For the purposes of this post, note the background: it’s seamlessly black, with nothing at all visible. And that background was created with no work at all in Photoshop (other than removing a string I used to support the project) – it was created solely by careful placement of off-camera lights. As the method is pretty neat, I thought I’d show you how I did it.
The first technique most people think of for getting a black background is to, well, put something black behind the object. While this works, it requires careful lighting and spacing to ensure that the black object doesn’t become visible (as more than just solid black) in the image. I did just this outdoors with my amaryllis flower bud images, but I had to find flower buds with enough shaded space behind them to hang a black T-shirt on a spare chair well behind the depth of field of the image, and then whenever stray light hit the T-shirt you could see the folds in the fabric. Annoying.
For the maille bracelet I created a black background by putting absolutely nothing behind the maille. And I mean literally nothing: here’s what the maille looked like as I was setting it up:
That is the exact positioning used for the final image you saw earlier, and yes, that is my living room wall 10′ behind the project. And a brightly colored lithograph. And IKEA lamps.
To get the ugly wall to turn into a black background I used a bit of photographer magic: I illuminated the bracelet so brightly that the rest of the room looked black to my camera’s sensor. It’s just like taking a picture of a sunlit window from inside a dim room: if you expose the picture for the bright sunny window, the dim room will be massively underexposed (and possibly pure black).
To light the bracelet I used two off-camera flashes, one flash on each side of the project, aimed directly at the bracelet (and away from the wall behind the bracelet). Since light from the flashes could easily illuminate the items in the background and cause them to become visible, I snooted both flashes to narrow the beam of light the flashes projected.
The procedure was essentially this:
- Set up the project, camera, and flashes. Fiddle endlessly and curse at how hard it is to get a camera level and aimed at the center of a project.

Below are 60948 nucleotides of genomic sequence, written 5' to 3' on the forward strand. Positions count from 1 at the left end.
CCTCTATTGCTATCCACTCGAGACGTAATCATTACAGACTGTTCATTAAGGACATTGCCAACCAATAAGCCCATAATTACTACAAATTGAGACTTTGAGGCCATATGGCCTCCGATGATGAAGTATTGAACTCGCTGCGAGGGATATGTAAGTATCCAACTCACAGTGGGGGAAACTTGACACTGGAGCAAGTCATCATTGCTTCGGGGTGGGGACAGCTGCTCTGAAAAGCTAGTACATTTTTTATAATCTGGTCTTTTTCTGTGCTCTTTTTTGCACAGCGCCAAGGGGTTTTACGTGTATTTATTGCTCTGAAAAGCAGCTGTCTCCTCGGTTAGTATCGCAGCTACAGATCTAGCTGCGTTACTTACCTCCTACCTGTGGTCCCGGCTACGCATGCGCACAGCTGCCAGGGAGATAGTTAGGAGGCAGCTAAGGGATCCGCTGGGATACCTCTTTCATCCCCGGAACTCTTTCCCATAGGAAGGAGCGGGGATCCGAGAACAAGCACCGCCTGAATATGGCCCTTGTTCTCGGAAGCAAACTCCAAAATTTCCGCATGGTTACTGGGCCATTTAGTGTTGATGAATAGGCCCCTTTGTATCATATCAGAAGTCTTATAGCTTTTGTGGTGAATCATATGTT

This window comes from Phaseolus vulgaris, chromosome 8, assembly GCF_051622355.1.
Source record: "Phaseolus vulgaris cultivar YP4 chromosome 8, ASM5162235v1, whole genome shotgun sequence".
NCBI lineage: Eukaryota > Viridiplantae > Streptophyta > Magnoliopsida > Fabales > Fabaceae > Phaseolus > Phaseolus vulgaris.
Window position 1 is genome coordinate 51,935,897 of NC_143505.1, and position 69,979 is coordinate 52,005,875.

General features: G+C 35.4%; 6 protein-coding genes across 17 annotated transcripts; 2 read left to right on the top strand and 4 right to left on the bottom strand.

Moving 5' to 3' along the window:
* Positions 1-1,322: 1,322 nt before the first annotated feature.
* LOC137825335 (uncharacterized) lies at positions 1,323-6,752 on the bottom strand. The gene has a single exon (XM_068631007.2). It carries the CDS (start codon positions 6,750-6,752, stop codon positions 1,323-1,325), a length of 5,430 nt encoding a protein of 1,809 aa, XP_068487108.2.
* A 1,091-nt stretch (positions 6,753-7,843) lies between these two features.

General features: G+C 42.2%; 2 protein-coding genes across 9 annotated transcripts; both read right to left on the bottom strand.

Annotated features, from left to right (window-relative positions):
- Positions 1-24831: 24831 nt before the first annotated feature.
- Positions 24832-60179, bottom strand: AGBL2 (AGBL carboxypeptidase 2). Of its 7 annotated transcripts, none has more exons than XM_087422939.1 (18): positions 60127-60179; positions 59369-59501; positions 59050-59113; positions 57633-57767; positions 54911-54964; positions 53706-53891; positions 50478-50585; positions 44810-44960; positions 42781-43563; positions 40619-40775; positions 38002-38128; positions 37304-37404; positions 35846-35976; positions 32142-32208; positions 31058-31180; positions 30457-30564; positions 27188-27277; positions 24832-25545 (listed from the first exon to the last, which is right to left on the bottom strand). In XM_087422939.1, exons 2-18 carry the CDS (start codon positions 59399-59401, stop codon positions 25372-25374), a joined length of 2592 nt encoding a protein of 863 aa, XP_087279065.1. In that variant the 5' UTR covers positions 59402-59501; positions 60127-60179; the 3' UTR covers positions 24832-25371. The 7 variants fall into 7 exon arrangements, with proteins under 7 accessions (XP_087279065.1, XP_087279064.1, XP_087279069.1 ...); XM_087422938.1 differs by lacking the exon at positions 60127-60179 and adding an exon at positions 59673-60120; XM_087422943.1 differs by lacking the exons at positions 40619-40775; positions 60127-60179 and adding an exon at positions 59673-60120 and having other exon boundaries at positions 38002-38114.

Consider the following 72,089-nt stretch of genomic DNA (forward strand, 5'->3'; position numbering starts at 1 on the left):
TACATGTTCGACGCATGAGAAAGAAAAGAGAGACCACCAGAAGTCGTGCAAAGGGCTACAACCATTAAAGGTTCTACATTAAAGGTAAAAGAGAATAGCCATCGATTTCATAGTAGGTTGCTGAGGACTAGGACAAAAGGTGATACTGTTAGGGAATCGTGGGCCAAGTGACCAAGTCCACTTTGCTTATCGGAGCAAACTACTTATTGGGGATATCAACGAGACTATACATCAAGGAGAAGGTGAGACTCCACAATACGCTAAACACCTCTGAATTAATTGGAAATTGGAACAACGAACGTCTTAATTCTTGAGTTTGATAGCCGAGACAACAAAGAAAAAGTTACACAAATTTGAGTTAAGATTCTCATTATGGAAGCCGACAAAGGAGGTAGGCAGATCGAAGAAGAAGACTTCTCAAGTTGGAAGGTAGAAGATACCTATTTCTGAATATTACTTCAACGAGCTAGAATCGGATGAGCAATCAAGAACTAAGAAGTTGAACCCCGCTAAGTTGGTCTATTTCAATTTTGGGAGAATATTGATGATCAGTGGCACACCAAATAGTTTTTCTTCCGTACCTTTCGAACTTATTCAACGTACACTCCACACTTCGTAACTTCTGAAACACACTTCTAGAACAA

- Determine the room lighting level by taking a sample image that’s properly exposed (in this case 0.6 seconds at f9, ISO 100; that’s the “natural light” picture you see above).
- Now change the camera’s exposure settings to massively underexpose the room (I ended up at 1/250th of a second at f9, ISO 100; work at as low an ISO as you can to make this easier).
- Put the flashes in manual mode, and begin experimenting with their power and positioning to get the desired lighting, paying attention to the background to ensure it stays black. I used a gray card here as my target when changing light levels dramatically, so I could get white-balance information for processing and have an easy-to-meter target.
- Take a few sample images with the flashes, import the images to Lightroom, and process them to evaluate the various lighting effects. Then return to the project, adjust the lighting, and take more sample images. Lather, rinse, repeat.
I experimented with a lot of flash positions, and here’s my final setup:
The project is hanging by a black thread from a stand (on our homemade 6′ tall cat tree), and the camera is on a tripod and has been leveled with the center of the project (using a flash hot-shoe bubble level). My Canon 580 exII flash is on a tripod (camera left); it’s set to manual and hooked up to the camera with a Nikon SC-17 extension cable for off-camera triggering (since everything is manual here I don’t care that the Nikon cable won’t do TTL with Canon gear). A Nikon SB-26 is set up on the shelf opposite the 580, set to manual, and triggered using the flash’s built-in optical slave mode. Both flashes are snooted with super-fancy custom made snoots (a white sheet of printer paper taped to a sheet of dark cardstock, then wrapped around the flash). My camera's cable release can be seen heading up to the shelf with the SB-26 on it; I probably didn’t have to use a cable release, but I’m so used to doing long-exposure macro work that I can’t work without one.2
And here’s what it looked like straight out of the camera:
And that’s why I always shoot in raw: the white balance is way off. But fixing the white balance was easy: I’d taken test shots with my final lighting setup using a gray card as a target, so a few clicks in Lightroom brought out the project’s natural coppery sheen (doing this in-camera would have worked too). Beyond white balance the processing was fairly straightforward: I adjusted the exposure and saturation a bit, touched up the exposure on the top few rows of the bracelet, cropped it, and then moved it into Photoshop to remove the thread and adjust the levels a teensy bit.
So there you go: getting a pure black background is quite straightforward, as long as you can make your subject much brighter than the background.
2 Careful observers will notice a second maille bracelet on the shelf next to the SB-26; I experimented with using that as a gobo, but eventually decided against using it in the final image.
To see more pictures of maille, head to my Chain mail – finished projects gallery.